William Kittson was married, à la facon du pays, to Marie Walla Walla and, perhaps, to one other native woman. In 1839, Fr. Demers blessed William’s marriage to Hélène McDonald. William Kittson leaves several hundred descendants by his children of these relations. The known children of William Kittson were Jules & Peter Kittson, sons of Marie Walla Walla, and Jesse, Caroline, (buried at the Old Fort Nisqually Cemetery), Jemima Kittson Sinclair (wife of William Sinclair III), and Edwin Kittson (born 2 years before William’s death). These last four were children by William’s second wife, Helene McDonald Kittson. There are a couple other possible children as well. Hélène’s father, by the way was the famed Finan McDonald of Spokane House.

A metal plaque honoring William Kittson of Ft. Nisqually, Pierre Pambrun of Ft. Walla Walla, and John McLaughlin of Fort Stikine, B.C. was erected by the Oregon Society of the Daughters of 1812 at Ft. Vancouver in 1938.

This article is written in much appreciation and special thanks to Cecelia Svinth Carpenter at and Michel Robert descendant of Alexander & Sophie Desautels Kittson.

Sandra K. Woodruff,
Great-great-granddaughter of William Kittson and Marie Walla Walla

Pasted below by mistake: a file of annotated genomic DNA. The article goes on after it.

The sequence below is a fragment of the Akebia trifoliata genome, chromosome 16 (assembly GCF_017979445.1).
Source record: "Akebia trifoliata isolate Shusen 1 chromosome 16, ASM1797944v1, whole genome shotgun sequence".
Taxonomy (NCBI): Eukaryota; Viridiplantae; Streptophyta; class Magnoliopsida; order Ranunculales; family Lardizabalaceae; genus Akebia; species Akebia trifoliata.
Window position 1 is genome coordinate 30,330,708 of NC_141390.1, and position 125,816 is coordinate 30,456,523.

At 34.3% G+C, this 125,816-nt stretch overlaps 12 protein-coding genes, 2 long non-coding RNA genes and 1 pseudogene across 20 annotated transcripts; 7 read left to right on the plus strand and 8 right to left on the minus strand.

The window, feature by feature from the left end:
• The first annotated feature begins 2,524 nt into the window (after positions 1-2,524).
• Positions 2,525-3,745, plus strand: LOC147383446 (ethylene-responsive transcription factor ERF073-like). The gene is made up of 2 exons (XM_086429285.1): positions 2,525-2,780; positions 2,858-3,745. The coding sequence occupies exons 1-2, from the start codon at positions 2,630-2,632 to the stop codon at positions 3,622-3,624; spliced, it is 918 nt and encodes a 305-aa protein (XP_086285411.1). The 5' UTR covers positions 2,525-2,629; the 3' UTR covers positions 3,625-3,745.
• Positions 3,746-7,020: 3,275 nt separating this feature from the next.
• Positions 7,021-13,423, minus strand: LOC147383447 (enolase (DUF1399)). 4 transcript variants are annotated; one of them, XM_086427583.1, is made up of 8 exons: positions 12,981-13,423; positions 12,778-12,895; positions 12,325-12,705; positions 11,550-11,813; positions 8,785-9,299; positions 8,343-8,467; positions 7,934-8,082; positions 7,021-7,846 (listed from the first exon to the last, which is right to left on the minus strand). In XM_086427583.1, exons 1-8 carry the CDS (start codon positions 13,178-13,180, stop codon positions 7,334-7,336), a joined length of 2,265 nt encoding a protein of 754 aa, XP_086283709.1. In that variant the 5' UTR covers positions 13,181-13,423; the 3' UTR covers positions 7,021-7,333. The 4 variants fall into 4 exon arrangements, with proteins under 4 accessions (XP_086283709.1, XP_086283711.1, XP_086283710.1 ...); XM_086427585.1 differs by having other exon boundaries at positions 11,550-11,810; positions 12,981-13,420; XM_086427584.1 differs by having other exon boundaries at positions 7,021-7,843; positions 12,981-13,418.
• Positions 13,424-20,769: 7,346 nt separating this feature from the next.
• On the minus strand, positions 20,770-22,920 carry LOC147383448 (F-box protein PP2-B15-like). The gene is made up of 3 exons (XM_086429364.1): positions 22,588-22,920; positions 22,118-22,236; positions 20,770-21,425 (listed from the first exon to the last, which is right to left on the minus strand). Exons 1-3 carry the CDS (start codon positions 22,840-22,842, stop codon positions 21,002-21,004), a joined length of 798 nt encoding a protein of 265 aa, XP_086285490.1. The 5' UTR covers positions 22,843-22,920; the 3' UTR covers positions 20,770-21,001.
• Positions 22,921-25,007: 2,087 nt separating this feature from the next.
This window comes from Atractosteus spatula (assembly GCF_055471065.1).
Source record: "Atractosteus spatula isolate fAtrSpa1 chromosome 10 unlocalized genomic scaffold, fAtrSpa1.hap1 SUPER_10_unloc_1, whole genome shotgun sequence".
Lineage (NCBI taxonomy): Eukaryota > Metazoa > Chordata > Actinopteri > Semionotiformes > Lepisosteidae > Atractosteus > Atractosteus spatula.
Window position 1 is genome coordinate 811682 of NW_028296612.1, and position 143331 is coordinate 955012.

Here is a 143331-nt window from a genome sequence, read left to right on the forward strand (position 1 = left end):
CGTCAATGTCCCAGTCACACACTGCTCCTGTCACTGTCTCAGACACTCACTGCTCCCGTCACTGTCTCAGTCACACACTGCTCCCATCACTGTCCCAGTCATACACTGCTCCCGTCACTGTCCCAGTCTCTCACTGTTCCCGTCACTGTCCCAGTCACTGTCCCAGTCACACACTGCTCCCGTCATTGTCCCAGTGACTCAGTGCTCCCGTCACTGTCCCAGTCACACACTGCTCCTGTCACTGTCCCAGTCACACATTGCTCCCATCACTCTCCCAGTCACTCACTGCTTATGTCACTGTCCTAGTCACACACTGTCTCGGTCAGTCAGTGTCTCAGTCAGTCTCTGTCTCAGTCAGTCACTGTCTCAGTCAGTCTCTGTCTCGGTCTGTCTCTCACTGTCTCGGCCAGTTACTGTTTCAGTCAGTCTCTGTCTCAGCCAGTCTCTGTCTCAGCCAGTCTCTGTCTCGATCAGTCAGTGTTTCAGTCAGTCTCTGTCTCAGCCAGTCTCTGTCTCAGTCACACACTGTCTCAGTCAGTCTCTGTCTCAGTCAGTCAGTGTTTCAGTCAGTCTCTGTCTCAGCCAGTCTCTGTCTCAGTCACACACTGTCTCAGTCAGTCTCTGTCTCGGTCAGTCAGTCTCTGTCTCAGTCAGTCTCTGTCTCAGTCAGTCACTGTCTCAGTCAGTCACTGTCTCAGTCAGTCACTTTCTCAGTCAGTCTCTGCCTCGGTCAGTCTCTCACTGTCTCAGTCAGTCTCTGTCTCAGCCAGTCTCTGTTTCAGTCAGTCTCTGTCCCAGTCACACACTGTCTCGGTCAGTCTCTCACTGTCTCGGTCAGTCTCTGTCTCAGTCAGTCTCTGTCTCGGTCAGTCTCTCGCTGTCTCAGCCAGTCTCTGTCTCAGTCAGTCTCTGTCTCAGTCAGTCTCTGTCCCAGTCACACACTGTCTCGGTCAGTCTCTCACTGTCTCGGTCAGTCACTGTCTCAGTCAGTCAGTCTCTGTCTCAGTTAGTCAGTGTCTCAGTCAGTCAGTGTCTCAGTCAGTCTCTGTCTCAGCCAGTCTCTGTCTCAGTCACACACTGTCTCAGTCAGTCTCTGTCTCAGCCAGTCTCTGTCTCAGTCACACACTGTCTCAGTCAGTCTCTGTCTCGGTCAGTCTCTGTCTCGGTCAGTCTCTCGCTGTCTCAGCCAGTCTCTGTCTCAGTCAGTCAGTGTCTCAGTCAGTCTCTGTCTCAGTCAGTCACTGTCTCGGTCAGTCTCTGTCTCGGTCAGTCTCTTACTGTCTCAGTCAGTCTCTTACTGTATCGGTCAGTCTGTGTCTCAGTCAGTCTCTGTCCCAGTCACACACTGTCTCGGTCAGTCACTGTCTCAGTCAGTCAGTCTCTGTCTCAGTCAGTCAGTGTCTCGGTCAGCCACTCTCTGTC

One day in early November of 2002, I was doing my routine surfing of eBay for old books on Pacific Northwest history. I came across a set of 1887 Chamber’s Encyclopedias that had been owned and signed by Edward Huggins. The starting bid was $50.00. I thought this was a great find, and decided to go ahead and bid a proxy bid of $75.00. (My Dad, John Millner, said he would chip in) I thought we would never get them. So many times my Dad and I have found such wonderful rare books, and the bidding goes through the roof, and we never win the bidding. Well, this must have been a sleeper. We won them. No one else bid on them. The seller lived in Auburn, so my Dad and I went out to pick them up. Can you imagine what the shipping would have been otherwise? Eight big volumes! We asked the seller, Owen Wollum, how he came to own them and he told us he bought them at a sale that the Tacoma Museum was having years ago. There was a paper from the Washington State Historical Society with them, stating that the books indeed had belonged to Edward Huggins. Edward Huggins signed each volume at least once and some twice. I talked with my Dad and a few DFNEA members and decided the best people to decide what was to become of these books was John Davison (Huggins descendant) and Joe Huntsman (for all his efforts in compiling the Huggins Papers). John, Joe, and I divided the cost of the books and it was decided by all of us that Joe would take them and donate them to the Fort Nisqually Museum. And that’s where they are now.